I make The Poodle stay inside while we return to our patio chairs. Rocket-man says I need more wine after witnessing this traumatic event so he brings me another pour. The Poodle looks out the window at us, still panting in excitement.  He’s trying to get our attention with an expression that seems to convey, ”Aw, come on mom. Let me out. I promise to be good.” 

Guilty!

My Guilty-as-charged” four legged love.

 

Yeah, right!

“Well, he is a hunting-retriever dog,” says Rocket-man trying to get me to brush the ordeal off.  “He’s simply doing what dogs do.”  So, Rocket-man, in an attempt to bring levity into the situation, has now started calling The Poodle “Killer.”

Naturally, I am not one bit amused.

Wimpy Poodles….not allowed!

You know it’s very cold outside when the poodle refuses to go out.

I awake early.  Most mornings I am out of bed before 5:30.  This morning I was out of bed earlier, for no reason in particular, drinking my espresso by 4:45 a.m.  Apparently, the poodle decided to sleep in; he did not follow me out of the bedroom nor did he seek me out asking to go out for his morning business.  He appears a half-hour later though, just after I have finished reading sections of The Wall Street Journal and after my second cup of espresso.

I greet him with an enthusiastic “ Good morning” and a pat to the head and then I open the door for him to go out.  A blast of frigid air greets us both.  Oh my God….it is COLD!  The poodle stands in the doorway with his nose in the air sniffing;  he is conducting a quick assessment of the outside environment.

“Go…Go,” I say shivering (I am still in my robe and pajamas, mind you).  Poodle is not budging.  Anthropomorphically speaking, he gives me this look that suggests: Are you nuts? You try doing your business in these arctic conditions!

“Are you kidding me?” I say in exasperation.  I try to nudge him with my foot.  “Go…now” I say again with a more authoritative voice.  Nothing doing.  He stubbornly stands in the open doorway.  I try a ruse that works nearly every time I use it when he’s being stubborn about going out when I want him to:  “Squirrel…Brando!  Go get the squirrel.”  He does not move.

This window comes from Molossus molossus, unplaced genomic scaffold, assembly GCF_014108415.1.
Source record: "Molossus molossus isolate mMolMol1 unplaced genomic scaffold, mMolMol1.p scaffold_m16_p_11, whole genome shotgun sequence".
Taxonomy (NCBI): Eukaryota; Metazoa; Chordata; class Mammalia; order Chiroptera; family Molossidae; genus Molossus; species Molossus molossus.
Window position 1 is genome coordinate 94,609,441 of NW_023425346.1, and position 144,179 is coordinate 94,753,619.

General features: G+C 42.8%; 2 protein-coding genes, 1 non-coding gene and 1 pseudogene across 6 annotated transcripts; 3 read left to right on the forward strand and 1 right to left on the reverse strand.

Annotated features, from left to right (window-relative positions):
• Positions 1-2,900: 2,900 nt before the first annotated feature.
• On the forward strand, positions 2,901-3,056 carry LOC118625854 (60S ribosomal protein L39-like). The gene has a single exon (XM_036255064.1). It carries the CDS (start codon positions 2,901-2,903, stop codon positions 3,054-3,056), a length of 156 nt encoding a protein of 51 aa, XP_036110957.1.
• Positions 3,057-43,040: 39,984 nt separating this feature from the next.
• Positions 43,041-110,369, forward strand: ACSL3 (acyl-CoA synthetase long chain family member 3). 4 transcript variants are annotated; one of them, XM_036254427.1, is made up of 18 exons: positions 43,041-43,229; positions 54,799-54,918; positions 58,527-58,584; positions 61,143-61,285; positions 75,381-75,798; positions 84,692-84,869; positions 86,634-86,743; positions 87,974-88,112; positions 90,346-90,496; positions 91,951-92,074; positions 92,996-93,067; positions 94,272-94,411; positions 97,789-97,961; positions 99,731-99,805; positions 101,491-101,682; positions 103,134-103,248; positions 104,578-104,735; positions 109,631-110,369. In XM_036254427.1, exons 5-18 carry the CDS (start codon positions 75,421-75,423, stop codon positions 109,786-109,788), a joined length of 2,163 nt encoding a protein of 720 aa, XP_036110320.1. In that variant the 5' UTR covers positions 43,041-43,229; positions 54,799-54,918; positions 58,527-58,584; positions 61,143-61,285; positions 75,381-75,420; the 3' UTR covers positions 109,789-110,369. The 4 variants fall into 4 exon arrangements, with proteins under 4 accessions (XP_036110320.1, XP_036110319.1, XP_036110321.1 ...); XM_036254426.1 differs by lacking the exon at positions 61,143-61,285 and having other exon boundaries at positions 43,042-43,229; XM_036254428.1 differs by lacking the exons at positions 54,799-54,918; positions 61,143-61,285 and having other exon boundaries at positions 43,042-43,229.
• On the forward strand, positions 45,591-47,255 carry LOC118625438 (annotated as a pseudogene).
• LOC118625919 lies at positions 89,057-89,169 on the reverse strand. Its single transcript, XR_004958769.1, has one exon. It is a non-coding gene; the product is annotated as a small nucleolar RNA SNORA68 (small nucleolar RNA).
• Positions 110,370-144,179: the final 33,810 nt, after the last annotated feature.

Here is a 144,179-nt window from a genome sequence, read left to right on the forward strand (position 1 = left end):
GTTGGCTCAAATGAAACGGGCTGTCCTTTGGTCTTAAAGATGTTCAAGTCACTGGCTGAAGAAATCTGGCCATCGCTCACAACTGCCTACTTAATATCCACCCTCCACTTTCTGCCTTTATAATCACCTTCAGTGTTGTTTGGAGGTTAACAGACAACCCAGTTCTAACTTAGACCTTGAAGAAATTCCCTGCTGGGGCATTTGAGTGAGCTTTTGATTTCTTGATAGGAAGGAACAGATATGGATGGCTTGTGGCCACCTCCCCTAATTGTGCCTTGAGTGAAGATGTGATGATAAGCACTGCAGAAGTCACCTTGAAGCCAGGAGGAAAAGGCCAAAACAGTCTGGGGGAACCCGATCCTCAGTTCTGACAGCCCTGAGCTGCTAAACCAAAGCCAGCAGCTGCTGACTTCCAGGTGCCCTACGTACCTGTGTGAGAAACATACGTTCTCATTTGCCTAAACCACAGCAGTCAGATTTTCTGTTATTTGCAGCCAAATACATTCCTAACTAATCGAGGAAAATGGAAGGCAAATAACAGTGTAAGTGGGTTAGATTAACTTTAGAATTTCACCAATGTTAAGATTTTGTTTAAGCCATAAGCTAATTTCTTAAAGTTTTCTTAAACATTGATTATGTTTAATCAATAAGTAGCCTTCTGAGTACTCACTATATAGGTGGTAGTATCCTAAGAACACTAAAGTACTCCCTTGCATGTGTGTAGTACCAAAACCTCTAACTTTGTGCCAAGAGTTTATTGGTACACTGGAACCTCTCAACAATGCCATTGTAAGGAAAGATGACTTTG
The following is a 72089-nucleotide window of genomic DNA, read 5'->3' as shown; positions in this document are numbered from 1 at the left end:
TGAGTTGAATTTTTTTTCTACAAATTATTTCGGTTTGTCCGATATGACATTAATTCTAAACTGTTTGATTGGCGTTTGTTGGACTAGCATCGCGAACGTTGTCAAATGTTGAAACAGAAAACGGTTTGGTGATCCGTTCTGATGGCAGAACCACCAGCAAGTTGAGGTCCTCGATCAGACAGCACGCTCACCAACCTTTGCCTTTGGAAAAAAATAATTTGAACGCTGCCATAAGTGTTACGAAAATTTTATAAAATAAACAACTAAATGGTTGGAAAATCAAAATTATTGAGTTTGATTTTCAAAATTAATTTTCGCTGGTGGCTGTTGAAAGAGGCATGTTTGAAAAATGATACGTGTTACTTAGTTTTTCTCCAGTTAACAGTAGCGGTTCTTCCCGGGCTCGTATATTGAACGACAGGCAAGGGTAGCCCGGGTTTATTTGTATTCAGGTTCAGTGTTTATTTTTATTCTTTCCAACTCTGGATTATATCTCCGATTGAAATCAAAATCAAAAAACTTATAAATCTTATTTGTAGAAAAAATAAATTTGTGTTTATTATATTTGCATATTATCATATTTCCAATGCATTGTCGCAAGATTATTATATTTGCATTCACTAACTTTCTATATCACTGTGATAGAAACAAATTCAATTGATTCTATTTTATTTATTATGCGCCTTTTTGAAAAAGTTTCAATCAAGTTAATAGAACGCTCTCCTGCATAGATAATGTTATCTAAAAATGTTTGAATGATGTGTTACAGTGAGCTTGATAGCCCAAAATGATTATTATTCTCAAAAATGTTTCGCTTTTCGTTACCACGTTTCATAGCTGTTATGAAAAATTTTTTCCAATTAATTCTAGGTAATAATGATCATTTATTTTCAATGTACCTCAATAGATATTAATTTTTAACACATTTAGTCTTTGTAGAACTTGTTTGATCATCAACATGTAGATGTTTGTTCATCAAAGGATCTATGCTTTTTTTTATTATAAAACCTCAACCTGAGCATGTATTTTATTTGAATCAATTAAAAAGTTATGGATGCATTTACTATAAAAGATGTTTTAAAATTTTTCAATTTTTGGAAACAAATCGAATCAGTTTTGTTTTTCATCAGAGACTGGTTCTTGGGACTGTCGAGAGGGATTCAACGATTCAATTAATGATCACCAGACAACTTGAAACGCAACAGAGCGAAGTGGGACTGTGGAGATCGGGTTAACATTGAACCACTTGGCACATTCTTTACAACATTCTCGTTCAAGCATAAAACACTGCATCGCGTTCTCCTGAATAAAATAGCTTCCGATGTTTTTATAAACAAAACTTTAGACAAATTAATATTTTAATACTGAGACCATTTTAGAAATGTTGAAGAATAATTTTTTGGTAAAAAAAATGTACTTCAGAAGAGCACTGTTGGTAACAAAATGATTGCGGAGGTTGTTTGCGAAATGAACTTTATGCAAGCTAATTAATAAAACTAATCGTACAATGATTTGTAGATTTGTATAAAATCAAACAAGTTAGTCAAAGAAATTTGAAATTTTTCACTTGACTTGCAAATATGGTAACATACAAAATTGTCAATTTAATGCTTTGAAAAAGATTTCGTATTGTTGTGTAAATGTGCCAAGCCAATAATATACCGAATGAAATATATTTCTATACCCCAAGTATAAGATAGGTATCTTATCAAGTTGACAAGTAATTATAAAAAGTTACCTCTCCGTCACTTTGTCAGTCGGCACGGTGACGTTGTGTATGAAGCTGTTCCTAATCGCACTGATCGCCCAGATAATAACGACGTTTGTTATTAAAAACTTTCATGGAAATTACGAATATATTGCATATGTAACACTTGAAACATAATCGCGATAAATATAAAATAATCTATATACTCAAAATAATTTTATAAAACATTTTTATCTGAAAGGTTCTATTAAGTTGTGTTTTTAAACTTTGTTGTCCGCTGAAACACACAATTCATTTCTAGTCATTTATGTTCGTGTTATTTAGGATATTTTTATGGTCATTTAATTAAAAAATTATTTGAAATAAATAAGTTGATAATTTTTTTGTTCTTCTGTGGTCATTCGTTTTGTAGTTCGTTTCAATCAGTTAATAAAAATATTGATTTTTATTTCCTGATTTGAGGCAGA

You can’t fool me this time, his expression suggests.

“Oh for heaven’s sake!” I say as I wrap my robe tightly about me and head outside.  Normally, he follows me.  Instead what does he do?  He sits inside the doorway.  “No way!” I almost yell.   I’m freezing my derriere while this poodle is standing in the doorway refusing to go out in the cold.  Incredible.

I think for an instant of the team of standard poodles who completed the grueling 1,100-mile Anchorage to Nome Alaska Iditarod sled dog race.   My poodle cannot be a namby-pamby wimp!  Besides, he is sporting his longer winter coat precisely for colder conditions.

COME…NOW,”  I say in an oddly satanic-sounding voice.    AH…now the poodle steps out of the doorway, but still, does not go out into the yard.    Pointing out into the yard, again in my satanic voice, I say: “GO… PEE…NOW.”

There was probably only a second or two of hesitation on the poodle’s part (though standing there in the freezing cold it may as well have been minutes), but finally he complies.

He makes a running bee-line to his spot and in two blinks of an eye he has accomplished his morning ritual and is running back to the door.  No sniffing around the bushes in the yard in his customary fashion and no hunting for squirrels or birds. He’s one smart poodle.   “Bravo Brando,” I say hugging him once he is back inside.

I then check the temperature on my iPhone.  No wonder.  It’s five degrees outside.  The high for today may get to 29 degrees.  Folks in Alabama aren’t used to these cold temperatures.  An early morning news report states the area’s power grid is being severely strained; the power company is asking people to cut back on their usage as there are already sporadic accounts of power outages.  This is not difficult for me. I prefer cooler temperatures in the house and sleeping in a cold bedroom, under the warmth of a down comforter.  There are health benefits to keeping a cooler house after all, not to mention savings on the monthly utility bill.  Last month our utility bill was almost $500…that’s incentive enough for me to turn down the thermostat!    I’ve got the house thermostat set to 65 degrees and I’m wearing my cashmere wrap around my shoulders for extra warmth.  Rocket-man isn’t too happy.  It’s too cold in the house for him.  “Go put on a sweater,” I say.

“….and besides,” I add…”shivering burns more calories.”

For your entertainment, here’s a Johnny Carson YouTube clip about poodles in the Iditarod.  If I were ever to move to Alaska…. (OK….THAT IS NOT HAPPENING) …I’d be inclined to try this with my poodle.